INTERVIEW: Federico Gandin presents Citizen Of The World

Actualizado: abr 8



Federico Gandin creates music that works in all settings and transcends genres. His openness to a wide range of sound is what has both made him a widely loved favourite, but also someone who operates in his own parallel musical world. We had a chance to talk to him, so enjoy your reading and check out his latest releases.


Hi Federico, where can we find you right now? How did you start your day?


I have always lived in Turin (Italy), I have recently opened a jazz cafe in the center of my city where, lockdown aside, good music is played in a super relaxing environment.


Can you tell us a little about your experience? Where are you from / how did you get

into music?


I started playing in 1989 after a trip to New York with my parents. At 16 I was a fan of rap, Dmc, Public Enemy, Derek B, LL Cool J etc.. In New York I entered Tower records and I was blindly catapulted into the field of house music, I was fascinated by the hyper colored covers without knowing anything about it. From that moment "Boom!", I was overwhelmed by electronic music.


Who have been your main inspirations (both musical and in life)? And how have they

affected your sound?


I have always had two very distinct souls but completely integrated with each other. The American black sound with the European minimalist electronic. Detroit and Chicago with Kraftwerk and English acid house. On one hand the groove, the heat, the rhythm, on the other hand the synthesis, the essentiality, the cyclicity of the sound.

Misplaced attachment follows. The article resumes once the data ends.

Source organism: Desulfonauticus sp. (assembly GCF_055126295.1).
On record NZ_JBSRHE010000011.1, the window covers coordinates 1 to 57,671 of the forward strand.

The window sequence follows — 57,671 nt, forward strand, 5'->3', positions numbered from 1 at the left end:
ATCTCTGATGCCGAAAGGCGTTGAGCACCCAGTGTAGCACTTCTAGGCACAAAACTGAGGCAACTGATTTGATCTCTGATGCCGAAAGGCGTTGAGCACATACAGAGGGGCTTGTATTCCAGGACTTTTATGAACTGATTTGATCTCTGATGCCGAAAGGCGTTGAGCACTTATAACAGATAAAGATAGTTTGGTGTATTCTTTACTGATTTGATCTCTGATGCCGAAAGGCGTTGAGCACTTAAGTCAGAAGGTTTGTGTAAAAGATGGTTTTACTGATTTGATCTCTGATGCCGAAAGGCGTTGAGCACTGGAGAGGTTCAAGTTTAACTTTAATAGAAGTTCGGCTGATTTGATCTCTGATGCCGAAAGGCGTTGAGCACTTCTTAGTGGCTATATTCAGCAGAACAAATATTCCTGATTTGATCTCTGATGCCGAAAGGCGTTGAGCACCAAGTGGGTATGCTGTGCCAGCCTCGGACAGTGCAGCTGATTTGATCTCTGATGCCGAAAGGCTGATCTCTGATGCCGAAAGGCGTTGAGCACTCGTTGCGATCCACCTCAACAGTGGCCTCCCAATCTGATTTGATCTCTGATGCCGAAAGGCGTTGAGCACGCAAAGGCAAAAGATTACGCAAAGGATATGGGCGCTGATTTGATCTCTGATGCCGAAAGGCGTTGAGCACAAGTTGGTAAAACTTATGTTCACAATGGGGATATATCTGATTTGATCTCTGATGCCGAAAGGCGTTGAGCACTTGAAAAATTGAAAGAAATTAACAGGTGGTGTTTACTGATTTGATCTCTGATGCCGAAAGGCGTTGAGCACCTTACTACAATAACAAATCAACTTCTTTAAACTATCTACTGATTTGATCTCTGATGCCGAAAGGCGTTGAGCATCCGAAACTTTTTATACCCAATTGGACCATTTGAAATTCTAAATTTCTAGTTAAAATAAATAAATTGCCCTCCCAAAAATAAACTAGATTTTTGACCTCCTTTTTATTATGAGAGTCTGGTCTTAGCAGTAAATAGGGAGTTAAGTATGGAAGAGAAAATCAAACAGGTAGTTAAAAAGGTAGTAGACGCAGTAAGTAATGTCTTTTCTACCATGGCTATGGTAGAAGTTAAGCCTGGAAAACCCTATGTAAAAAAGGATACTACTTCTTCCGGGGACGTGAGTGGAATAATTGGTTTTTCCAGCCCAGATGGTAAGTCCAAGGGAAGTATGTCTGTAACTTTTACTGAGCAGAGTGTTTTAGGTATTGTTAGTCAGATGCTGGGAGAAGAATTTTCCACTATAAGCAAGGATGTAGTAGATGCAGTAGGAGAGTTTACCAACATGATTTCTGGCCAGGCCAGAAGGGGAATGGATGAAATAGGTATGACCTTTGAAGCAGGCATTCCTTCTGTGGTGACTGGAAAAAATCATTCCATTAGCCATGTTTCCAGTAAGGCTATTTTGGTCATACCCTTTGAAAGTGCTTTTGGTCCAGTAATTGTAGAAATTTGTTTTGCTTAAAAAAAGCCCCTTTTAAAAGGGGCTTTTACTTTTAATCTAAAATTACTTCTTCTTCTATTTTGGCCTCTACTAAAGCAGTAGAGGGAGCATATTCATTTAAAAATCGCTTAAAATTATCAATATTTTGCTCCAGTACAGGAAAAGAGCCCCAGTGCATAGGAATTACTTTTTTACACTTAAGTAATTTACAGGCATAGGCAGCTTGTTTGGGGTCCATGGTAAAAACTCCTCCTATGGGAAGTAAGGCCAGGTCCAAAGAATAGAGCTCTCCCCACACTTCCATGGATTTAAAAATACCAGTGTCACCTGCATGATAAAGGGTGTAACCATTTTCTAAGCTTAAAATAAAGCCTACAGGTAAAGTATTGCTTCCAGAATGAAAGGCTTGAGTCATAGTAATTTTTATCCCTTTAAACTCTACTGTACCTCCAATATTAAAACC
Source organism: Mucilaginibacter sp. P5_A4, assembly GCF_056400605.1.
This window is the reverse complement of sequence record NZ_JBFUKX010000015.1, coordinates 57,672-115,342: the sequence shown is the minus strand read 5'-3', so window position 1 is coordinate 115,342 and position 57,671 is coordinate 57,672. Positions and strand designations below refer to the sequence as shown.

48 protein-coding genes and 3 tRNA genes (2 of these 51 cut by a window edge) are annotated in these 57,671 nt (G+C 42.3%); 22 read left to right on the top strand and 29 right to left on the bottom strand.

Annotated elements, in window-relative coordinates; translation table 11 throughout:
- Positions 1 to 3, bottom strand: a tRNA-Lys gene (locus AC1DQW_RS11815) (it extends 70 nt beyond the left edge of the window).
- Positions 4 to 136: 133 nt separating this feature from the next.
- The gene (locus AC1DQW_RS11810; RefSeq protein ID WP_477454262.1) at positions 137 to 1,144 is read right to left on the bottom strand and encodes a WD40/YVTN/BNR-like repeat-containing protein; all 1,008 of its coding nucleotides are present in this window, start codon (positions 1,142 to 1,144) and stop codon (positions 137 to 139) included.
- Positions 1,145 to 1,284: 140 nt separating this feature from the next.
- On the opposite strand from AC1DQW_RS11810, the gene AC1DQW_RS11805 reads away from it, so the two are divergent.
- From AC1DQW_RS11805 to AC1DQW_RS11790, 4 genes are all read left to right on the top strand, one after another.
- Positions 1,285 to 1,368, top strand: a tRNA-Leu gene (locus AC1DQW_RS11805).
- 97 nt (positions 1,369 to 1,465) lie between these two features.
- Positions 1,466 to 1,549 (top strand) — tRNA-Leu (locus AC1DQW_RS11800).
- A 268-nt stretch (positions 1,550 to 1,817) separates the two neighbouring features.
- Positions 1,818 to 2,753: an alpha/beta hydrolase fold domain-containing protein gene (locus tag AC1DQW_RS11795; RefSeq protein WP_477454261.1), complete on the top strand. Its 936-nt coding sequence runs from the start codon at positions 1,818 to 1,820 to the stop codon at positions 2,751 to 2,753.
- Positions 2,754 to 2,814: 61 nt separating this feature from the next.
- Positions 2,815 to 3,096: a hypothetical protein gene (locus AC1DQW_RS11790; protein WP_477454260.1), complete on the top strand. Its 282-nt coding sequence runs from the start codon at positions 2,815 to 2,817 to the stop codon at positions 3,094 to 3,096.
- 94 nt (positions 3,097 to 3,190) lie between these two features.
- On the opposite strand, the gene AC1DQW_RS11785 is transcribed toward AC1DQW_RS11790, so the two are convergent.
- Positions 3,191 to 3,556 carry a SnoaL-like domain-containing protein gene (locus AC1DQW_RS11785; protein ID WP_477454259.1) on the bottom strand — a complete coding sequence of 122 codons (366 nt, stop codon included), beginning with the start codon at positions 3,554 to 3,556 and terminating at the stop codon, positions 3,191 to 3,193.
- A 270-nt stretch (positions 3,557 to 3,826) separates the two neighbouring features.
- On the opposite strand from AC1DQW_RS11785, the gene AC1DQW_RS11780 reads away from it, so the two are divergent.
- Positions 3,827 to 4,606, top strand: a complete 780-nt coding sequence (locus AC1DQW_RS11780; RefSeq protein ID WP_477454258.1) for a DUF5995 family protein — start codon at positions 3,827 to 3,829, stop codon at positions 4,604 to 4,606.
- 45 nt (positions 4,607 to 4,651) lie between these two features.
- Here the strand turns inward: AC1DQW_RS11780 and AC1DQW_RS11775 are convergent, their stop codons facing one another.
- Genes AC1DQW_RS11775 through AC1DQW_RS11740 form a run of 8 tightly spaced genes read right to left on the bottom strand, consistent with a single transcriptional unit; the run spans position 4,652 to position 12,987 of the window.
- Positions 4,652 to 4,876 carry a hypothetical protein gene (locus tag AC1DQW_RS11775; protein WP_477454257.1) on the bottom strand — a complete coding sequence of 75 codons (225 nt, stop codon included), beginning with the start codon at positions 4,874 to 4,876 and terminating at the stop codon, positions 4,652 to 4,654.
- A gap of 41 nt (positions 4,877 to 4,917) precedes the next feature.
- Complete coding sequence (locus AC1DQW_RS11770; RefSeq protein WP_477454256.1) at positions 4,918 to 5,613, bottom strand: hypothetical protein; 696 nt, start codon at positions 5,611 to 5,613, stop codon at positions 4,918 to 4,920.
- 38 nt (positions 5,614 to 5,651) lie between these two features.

How would you define your sound?


Uhhh how difficult! I would say good Techno with many influences



How has your sound evolved so far?


Well, compared to my previous releases I've sped up the tempo because I feel that what I create is more effective at higher speeds that allow me to be less focused on the writing and more on the flow that I want to communicate.


How was Citizen of the world born?


Listening to Claude Young's extraordinary 1996 track "Impolite to Refuse" one night last March, I didn't sleep all night. The synth refrain was ringing in my ears, that melody had me so hypnotized that I thought I absolutely had to do something with it. After all, Claude had written it 24 years before! The intensity of those notes could be accompanied by important words, emotionally touching, and here comes Chaplin in his speech to humanity. Done! The other three tracks are a personal tribute to many records, styles and sound eras.


What led you to releasing on Opilec?


The manager of Opilec music, I-Robots (Gianluca Pandullo), is also a very dear friend of mine. We have been sharing the same passion for decades, in the same city, with a very similar vision of music. We often confront each other and speak the same language (in every sense!).


How do you start a track. What leads you to take an idea and develop it to carry out a

project?


Most of the time I start with an idea that then morphs as the song is structured. And I try to focus a lot on the effectiveness of the individual sounds, I spend a lot of time on that because they really have to be functional to each other.


Speaking within the creative process, I feel the improvisation in your works. Are you more in favor of improvisation than having everything programmed or having everything programmed and leaving some parts to improvisation?


Oh absolutely improvisation but in the creation of the song from scratch, then I try to program and usually I fail so I return to 'improvisation.


And finally, how do you see the future in such uncertain times?


I don't know what to say, I don't have the skills. I hope that this lesson will serve as a further warning to understand how our planet and consequently man is fragile and to understand what unbridgeable void is created in our lives if culture, art, relationships and passions are limited or at worst totally canceled.